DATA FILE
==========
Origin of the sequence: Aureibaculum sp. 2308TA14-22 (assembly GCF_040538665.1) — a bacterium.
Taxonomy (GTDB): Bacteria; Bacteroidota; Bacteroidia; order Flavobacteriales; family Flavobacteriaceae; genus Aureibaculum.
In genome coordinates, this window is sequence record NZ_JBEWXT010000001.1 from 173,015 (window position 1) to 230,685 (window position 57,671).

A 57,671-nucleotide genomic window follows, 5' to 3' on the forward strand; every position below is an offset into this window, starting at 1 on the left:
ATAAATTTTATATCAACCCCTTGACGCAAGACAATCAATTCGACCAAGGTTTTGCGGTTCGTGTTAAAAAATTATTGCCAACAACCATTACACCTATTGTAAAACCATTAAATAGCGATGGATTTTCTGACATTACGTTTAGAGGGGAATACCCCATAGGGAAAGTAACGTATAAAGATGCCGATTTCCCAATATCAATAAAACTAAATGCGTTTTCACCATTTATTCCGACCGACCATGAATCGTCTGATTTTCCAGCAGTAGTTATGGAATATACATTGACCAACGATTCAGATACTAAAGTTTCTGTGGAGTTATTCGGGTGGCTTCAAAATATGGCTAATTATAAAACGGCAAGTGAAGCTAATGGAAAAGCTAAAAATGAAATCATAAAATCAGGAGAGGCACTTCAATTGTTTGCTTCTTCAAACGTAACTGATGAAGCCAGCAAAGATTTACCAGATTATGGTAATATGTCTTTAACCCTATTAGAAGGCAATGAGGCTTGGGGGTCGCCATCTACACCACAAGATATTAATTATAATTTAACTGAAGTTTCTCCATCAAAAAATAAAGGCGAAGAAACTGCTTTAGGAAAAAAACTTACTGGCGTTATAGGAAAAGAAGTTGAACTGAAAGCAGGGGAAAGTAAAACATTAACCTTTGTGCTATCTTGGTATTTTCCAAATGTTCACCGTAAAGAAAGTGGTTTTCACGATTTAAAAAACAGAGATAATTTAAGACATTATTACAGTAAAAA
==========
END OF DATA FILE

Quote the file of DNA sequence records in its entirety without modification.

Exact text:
Origin of the sequence: Aureibaculum sp. 2308TA14-22 (assembly GCF_040538665.1) — a bacterium.
Taxonomy (GTDB): Bacteria; Bacteroidota; Bacteroidia; order Flavobacteriales; family Flavobacteriaceae; genus Aureibaculum.
In genome coordinates, this window is sequence record NZ_JBEWXT010000001.1 from 173,015 (window position 1) to 230,685 (window position 57,671).

A 57,671-nucleotide genomic window follows, 5' to 3' on the forward strand; every position below is an offset into this window, starting at 1 on the left:
ATAAATTTTATATCAACCCCTTGACGCAAGACAATCAATTCGACCAAGGTTTTGCGGTTCGTGTTAAAAAATTATTGCCAACAACCATTACACCTATTGTAAAACCATTAAATAGCGATGGATTTTCTGACATTACGTTTAGAGGGGAATACCCCATAGGGAAAGTAACGTATAAAGATGCCGATTTCCCAATATCAATAAAACTAAATGCGTTTTCACCATTTATTCCGACCGACCATGAATCGTCTGATTTTCCAGCAGTAGTTATGGAATATACATTGACCAACGATTCAGATACTAAAGTTTCTGTGGAGTTATTCGGGTGGCTTCAAAATATGGCTAATTATAAAACGGCAAGTGAAGCTAATGGAAAAGCTAAAAATGAAATCATAAAATCAGGAGAGGCACTTCAATTGTTTGCTTCTTCAAACGTAACTGATGAAGCCAGCAAAGATTTACCAGATTATGGTAATATGTCTTTAACCCTATTAGAAGGCAATGAGGCTTGGGGGTCGCCATCTACACCACAAGATATTAATTATAATTTAACTGAAGTTTCTCCATCAAAAAATAAAGGCGAAGAAACTGCTTTAGGAAAAAAACTTACTGGCGTTATAGGAAAAGAAGTTGAACTGAAAGCAGGGGAAAGTAAAACATTAACCTTTGTGCTATCTTGGTATTTTCCAAATGTTCACCGTAAAGAAAGTGGTTTTCACGATTTAAAAAACAGAGATAATTTAAGACATTATTACAGTAAAAA